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July 1982

Morbidity due to Exchange Transfusion With Heat-Hemolyzed Blood

Author Affiliations

Wake County Medical Center Raleigh, NC and University of North Carolina Chapel Hill

Am J Dis Child. 1982;136(7):646-648. doi:10.1001/archpedi.1982.03970430078026

Although mortality due to neonatal exchange transfusion is reported to be less than 1%,1 morbidity is not well known. Many of the immediate complications are deemed iatrogenic and are thought to be diminished if the procedure is performed by an experienced operator.2 This case report relates the morbidity of severe hyperbilirubinemia to malfunction of a blood warmer used in exchange transfusion.

Report of a Case.—A 2,750-g male infant was born to a 26-year-old, gravida 2, para 2, O-positive mother. Maternal medical history was unremarkable and the pregnancy was benign until spontaneous rupture of membranes at 36 weeks' gestation. Labor was uneventful and vaginal delivery produced a male infant with one- and five-minute Apgar scores of 9 and 9.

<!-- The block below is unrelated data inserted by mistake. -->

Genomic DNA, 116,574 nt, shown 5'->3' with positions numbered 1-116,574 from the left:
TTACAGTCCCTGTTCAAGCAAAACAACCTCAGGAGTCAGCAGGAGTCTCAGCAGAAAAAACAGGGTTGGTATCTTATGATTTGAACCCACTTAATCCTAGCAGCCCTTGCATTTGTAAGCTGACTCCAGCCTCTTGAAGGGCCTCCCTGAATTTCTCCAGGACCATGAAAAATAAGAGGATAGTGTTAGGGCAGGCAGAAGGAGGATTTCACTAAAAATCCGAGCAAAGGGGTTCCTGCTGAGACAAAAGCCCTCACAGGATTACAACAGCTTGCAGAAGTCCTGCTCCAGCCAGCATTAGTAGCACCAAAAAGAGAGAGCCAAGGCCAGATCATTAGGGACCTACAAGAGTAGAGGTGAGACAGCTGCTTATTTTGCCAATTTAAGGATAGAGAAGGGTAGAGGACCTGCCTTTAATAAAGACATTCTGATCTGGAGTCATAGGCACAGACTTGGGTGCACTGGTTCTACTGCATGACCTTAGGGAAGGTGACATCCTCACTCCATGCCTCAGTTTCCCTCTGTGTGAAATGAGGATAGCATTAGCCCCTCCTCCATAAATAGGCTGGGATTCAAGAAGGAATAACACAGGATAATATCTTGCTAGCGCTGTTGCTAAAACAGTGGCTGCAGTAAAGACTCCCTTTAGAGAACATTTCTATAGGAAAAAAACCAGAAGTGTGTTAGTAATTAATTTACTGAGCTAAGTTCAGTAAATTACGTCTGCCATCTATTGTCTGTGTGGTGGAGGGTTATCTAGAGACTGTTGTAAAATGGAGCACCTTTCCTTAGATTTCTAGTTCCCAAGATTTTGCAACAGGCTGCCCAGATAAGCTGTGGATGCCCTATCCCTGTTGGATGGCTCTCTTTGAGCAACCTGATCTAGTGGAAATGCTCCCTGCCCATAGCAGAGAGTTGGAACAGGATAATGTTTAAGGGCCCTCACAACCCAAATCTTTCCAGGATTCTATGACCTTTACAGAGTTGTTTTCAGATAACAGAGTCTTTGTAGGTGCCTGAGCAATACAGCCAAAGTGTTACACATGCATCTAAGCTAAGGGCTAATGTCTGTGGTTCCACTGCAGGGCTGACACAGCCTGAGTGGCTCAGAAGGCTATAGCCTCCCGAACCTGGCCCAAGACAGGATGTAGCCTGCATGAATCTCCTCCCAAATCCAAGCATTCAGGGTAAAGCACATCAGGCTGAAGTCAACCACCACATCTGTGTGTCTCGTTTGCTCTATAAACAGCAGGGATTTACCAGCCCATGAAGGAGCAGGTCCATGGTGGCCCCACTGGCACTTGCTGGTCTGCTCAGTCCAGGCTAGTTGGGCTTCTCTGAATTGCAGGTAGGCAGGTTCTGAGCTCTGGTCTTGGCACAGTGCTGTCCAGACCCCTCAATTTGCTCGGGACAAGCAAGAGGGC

The infant experienced respiratory distress, his oxygen requirement increasing to 100% over 24 hours. At 36 hours of age, he was intubated and given assistance with a respirator. Chest

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